NEW DELHI, April 4, 2007 (AFP) – South Asian leaders were to wrap up a two-day summit Wednesday setting the fight against terrorism and stronger trade as priorities for a region that is home to nearly 1.5 billion people. Diplomats and officials admitted however that, differences between India and Pakistan, who have fought two of their three wars over Kashmir, looked likely to once again water down any final declaration.
India led the cry to “root out terrorism” if the fortunes of the South Asian Association for Regional Cooperation (SAARC) were to be revived.
And the eight member nations agreed that real economic progress in South Asia — home to half the world’s poor — was impossible without conquering security issues.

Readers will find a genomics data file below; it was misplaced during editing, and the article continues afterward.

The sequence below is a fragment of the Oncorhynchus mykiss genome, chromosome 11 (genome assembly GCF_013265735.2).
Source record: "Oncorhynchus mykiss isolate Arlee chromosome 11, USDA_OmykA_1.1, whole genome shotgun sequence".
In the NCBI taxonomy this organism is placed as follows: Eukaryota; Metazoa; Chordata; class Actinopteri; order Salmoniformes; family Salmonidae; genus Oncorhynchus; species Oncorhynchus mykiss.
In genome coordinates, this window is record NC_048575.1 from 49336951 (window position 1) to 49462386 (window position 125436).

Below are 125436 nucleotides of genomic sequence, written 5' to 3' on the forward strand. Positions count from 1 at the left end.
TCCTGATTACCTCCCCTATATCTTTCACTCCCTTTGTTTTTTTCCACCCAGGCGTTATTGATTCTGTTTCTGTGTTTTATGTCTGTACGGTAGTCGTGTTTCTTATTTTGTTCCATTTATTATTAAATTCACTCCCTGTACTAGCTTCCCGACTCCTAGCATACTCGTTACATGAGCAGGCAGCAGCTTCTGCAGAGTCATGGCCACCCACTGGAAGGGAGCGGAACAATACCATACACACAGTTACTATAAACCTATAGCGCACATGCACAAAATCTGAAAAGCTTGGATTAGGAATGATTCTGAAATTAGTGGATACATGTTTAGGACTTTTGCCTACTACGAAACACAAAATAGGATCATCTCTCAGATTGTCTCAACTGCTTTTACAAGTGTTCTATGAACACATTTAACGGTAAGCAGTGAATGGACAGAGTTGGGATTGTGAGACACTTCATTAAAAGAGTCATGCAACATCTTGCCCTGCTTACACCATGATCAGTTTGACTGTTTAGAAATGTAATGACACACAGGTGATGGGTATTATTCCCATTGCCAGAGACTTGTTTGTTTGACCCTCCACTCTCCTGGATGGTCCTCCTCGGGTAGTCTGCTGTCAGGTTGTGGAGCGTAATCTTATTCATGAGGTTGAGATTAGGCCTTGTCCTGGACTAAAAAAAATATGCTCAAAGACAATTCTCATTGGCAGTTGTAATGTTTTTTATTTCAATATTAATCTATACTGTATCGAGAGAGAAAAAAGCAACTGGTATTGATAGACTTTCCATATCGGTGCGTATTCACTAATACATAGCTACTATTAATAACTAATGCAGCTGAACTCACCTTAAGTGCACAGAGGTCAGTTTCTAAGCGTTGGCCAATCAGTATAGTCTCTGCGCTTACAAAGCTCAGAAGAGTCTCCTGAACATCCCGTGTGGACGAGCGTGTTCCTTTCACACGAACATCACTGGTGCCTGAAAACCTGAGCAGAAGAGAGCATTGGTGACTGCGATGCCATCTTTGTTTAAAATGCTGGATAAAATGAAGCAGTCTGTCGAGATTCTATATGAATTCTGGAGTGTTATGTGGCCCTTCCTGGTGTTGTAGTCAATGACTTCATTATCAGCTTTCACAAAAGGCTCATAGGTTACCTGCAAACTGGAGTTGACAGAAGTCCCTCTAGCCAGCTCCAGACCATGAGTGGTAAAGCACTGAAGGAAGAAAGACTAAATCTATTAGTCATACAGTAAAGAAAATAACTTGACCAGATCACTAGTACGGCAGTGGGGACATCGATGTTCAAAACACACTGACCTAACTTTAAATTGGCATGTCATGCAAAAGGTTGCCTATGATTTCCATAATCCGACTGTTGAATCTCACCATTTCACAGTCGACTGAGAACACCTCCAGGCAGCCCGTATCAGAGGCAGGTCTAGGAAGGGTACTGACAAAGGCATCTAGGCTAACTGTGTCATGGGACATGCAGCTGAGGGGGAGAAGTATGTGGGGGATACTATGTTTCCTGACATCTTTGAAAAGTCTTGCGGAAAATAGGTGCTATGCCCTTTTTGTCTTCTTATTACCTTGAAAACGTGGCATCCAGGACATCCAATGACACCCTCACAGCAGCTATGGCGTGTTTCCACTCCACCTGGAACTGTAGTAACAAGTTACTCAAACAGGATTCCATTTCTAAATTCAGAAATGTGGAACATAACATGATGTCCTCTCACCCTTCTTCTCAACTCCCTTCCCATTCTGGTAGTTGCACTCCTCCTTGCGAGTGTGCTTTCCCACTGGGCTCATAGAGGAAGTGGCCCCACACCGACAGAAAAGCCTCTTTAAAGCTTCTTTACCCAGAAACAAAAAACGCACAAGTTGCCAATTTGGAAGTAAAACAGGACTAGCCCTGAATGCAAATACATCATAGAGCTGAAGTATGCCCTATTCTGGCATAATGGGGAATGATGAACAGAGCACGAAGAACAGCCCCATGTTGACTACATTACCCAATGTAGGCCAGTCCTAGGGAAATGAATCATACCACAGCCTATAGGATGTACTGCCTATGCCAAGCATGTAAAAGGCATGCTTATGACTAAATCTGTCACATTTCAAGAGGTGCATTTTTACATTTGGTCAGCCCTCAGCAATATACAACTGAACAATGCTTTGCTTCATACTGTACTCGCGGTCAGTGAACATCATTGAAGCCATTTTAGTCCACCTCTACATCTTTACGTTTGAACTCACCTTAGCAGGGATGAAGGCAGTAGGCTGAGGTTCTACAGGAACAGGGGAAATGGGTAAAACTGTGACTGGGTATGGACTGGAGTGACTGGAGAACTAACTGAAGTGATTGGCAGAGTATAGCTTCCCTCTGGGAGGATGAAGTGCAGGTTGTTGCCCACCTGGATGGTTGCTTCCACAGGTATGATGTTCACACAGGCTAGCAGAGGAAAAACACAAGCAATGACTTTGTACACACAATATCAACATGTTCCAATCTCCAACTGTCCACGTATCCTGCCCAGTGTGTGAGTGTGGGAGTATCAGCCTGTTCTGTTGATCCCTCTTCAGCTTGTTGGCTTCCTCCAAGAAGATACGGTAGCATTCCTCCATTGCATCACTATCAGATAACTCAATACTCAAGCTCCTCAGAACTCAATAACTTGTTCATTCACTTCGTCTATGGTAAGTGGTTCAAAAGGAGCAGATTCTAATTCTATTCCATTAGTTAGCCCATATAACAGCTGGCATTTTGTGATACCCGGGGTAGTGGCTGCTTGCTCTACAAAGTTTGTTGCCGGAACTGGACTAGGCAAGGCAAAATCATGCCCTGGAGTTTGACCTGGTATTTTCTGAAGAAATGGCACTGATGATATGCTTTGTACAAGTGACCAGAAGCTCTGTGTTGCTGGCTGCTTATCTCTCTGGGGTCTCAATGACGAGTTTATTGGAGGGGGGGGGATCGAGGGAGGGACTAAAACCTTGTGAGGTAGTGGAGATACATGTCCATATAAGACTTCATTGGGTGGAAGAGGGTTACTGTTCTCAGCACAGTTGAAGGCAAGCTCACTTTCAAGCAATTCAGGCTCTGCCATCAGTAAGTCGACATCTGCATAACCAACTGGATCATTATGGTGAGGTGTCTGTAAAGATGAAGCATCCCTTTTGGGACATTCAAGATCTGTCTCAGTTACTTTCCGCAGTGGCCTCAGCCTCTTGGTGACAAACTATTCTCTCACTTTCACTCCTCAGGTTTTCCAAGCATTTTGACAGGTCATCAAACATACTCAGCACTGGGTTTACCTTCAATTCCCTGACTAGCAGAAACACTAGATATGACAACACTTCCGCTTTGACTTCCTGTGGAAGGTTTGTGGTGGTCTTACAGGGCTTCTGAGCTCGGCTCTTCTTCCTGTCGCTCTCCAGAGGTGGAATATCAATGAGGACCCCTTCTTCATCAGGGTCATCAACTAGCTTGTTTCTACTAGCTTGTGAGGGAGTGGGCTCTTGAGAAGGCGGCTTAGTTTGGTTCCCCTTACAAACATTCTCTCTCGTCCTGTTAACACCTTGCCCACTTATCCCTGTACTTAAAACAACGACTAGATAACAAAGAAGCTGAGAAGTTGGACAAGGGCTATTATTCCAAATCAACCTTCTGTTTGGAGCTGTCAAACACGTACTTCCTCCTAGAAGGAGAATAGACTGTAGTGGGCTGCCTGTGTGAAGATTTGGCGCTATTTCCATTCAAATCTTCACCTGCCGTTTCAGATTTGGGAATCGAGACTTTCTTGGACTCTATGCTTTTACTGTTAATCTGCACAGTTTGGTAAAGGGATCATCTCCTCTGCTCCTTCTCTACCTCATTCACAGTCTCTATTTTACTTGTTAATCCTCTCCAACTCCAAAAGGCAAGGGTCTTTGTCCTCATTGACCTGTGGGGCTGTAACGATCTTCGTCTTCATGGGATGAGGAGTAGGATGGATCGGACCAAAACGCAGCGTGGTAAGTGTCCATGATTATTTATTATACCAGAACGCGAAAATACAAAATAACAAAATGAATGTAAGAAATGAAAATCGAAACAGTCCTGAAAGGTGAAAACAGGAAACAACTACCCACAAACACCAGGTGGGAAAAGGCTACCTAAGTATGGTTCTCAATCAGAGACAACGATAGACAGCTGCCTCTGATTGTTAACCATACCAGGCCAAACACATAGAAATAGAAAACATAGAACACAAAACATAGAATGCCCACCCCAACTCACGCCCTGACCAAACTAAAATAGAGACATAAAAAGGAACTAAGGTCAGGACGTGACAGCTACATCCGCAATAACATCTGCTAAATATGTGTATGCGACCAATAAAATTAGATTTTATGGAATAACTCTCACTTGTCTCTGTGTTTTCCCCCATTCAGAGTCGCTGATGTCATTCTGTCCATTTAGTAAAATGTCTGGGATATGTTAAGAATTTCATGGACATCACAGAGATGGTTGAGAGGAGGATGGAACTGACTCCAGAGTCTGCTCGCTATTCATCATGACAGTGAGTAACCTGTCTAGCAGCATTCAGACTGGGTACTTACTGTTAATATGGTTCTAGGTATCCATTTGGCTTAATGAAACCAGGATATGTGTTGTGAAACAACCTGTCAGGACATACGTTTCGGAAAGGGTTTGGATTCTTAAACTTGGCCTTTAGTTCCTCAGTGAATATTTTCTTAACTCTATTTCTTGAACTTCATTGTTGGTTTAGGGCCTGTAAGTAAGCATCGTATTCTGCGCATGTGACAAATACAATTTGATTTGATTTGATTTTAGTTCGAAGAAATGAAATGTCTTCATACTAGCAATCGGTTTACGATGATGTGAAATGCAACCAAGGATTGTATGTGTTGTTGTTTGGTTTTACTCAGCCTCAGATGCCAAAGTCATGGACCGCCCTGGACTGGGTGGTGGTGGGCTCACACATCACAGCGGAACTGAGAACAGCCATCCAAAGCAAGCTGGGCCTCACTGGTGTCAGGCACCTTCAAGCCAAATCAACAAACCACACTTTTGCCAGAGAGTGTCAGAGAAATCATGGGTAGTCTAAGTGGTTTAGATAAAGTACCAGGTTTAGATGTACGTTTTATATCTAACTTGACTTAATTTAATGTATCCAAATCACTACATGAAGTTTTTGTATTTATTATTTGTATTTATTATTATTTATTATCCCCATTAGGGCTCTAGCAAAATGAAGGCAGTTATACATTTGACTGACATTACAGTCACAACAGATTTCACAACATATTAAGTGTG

“The wording of the final declaration is being worked out. But fighting terrorism will definitely be in the joint declaration” to be issued Wednesday, said an Indian foreign ministry official, who declined to be named.
This was because “seven out of eight SAARC countries have identified terrorism as a major problem,” he said.
A South Asian diplomat said it was unclear whether officials from Afghanistan, Bangladesh, Bhutan, India, the Maldives, Nepal, Pakistan and Sri Lanka w